By Shreeshan Venkatesh
The jargon-laden manifesto released by the BJP, in many ways, confounds rather than clarifies. A victory for BJP would just go to prove that the more strategic noise you make, the less there is a need for workable plans.
The long wait for the master-plan of development ended recently with the release of the BJP manifesto- setting off a trend on every available media platform. The barrage of boos and hurrahs that accompanied the release was expected, but the arguments were once again lost amidst inflated words.
“Empowerment”, “good governance”, “development” and “accountability”; words that seem to mean a lot but say little, that seem to have become a part of every politico-public interaction with the sole purpose of presenting an aggrandized version of India; a strategy, that no major political entity can be absolved of using to outline grand visions for India as well as launch attacks on every perceived political foe.
The ongoing communal polarisation of the elections this year and the release of the latest state-wise development indicators by the Planning Commission have, if anything, has only raised the importance of the manifesto in the face of critical questions posed to BJP and Narendra Modi.
As favourites to dethrone the current Congress-led government, the BJP have unabashedly employed, through an impressive army of dedicated foot-soldiers and social-media ‘Modiwads’, a slew of managerial and developmental buzzwords in places more than one, without indicating any plan of action.
With 74 instances of the usage of the word “development” and 34 instances of “governance” , almost every section of the BJP manifesto begins with a Congress-bashing and proceeds along to give us a massive collection of plebeian-ised management talk which evidently seems inspired by major international funding agencies of the last decade who aimed at formulating inclusive policy reforms.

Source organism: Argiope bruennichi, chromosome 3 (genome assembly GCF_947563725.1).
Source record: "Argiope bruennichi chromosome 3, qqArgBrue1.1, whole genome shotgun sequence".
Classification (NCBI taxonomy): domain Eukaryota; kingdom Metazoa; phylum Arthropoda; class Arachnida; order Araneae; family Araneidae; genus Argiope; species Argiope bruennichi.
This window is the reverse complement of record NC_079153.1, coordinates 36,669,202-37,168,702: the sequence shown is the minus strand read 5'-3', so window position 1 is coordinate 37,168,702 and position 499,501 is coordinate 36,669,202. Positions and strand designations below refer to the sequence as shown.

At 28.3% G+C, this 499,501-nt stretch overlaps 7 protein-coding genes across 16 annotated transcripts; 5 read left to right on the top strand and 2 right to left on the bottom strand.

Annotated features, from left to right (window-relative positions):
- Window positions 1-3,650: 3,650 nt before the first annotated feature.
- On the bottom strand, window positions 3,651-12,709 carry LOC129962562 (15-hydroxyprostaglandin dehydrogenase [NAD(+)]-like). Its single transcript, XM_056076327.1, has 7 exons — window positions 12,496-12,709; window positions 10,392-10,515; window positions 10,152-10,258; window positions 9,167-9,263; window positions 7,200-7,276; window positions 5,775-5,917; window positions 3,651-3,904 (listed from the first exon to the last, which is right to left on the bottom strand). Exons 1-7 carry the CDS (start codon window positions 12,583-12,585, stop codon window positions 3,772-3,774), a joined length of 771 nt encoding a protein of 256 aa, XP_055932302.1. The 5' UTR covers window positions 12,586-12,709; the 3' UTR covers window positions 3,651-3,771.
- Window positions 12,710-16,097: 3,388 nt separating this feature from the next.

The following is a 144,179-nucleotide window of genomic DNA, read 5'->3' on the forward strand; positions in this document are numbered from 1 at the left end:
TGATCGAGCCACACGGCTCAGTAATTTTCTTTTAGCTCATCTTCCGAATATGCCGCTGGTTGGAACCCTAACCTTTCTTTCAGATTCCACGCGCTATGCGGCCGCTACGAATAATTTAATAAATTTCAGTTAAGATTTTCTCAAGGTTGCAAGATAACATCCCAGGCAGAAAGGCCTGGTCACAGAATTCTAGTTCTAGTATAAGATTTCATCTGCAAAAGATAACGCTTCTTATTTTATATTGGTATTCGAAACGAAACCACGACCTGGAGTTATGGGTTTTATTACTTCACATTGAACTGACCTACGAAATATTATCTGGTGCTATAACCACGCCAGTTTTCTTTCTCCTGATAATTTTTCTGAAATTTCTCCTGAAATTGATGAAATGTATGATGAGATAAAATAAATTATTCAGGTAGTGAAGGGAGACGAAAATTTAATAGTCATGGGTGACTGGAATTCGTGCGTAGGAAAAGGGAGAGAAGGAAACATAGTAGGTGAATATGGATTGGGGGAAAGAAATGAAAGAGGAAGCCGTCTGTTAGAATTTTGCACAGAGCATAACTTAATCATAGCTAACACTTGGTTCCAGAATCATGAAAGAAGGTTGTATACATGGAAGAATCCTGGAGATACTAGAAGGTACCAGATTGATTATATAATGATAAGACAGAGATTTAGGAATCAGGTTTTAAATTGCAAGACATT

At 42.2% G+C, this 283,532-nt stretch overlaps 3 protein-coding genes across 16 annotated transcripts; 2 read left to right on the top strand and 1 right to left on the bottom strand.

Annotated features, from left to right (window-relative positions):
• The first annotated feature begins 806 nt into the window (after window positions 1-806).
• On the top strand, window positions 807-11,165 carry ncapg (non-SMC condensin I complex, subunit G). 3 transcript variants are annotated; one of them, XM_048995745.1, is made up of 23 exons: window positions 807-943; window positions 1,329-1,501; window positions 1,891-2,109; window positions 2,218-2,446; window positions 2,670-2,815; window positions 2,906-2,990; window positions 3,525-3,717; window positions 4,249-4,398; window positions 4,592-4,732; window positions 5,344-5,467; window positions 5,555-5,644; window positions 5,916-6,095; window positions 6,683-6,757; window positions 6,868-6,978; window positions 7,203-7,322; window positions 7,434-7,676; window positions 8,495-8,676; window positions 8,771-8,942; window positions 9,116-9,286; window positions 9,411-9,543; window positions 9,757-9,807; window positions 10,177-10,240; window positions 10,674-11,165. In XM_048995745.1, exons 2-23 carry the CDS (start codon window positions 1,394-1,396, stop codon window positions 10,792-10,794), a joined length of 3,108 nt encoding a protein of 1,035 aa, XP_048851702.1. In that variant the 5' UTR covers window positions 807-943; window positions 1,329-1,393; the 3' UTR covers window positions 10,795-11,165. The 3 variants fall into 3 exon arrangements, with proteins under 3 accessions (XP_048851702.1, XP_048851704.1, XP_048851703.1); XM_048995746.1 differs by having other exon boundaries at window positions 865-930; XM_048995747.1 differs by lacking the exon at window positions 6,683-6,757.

“We will also encourage the bureaucracy to take right decisions, and contribute their might in building a modern India”
The manifesto is punctuated with many such unexplained schemes and terminology with some sections as unclear and persuasive as the Blob.
“Generating‘Kartavya Bhavna’ (sense of duty) among public servants,and Samajik Samrasata(social harmony) amongst the weaker sections,”
not only adds to the rich vernacular vocabulary, but also adds the edge of puritan idealistic machismo without a hint of clarity. The end product seems truly a summary of a Grand India bustling with potential that the BJP is out to tap.
An ardent believer of Modi-nomics told me recently, “We have effectively laid out our vision, our manifesto will translate this vision into a blueprint for a truly ‘suvarnabharat’”.
Clearly “India Shining” of 2004 has been replaced by “India First” this time round – an idea that has been advocated in principle by the constitution; a vision that seems unconstrained by realities.
The BJP, though, must deserve some credit for using their imagination and inventing new terms such as People-public-private partnership (PPPP) without going into exploring the difference between the current public-private partnership (PPP) and for expanding the scope of existing jargon with innovative verbal catenation. It is difficult to match the creativity involved in formulating and formalising terms like Ayurgenomics and Rurban.
There are several gaping holes in the BJP manifesto that beg to be analysed especially regarding issues of contention.
Jammu and Kashmir, for instance, warranted less than half a page in the manifesto despite the contentious nature of the BJP’s long-standing support for the abrogation of Article 370.
Despite the fact that
“the return of Kashmiri Pandits to the land of their ancestors with full dignity, security and assured livelihood will figure high on the BJP’s agenda,”
there is no trace of an outline for such a return migration which could potentially impact the nation’s relationship with the northern state.
The issue of food security, although highlighted as superlatively important, fails to be addressed in any fashion that could be interpreted as a plan of action. Considering India’s pathetic performance in hunger alleviation, there needs to be greater elaboration than simply
“reviewing and incorporating successful PDS models.”
There is no mention of what such an undertaking would imply or which models are considered successful.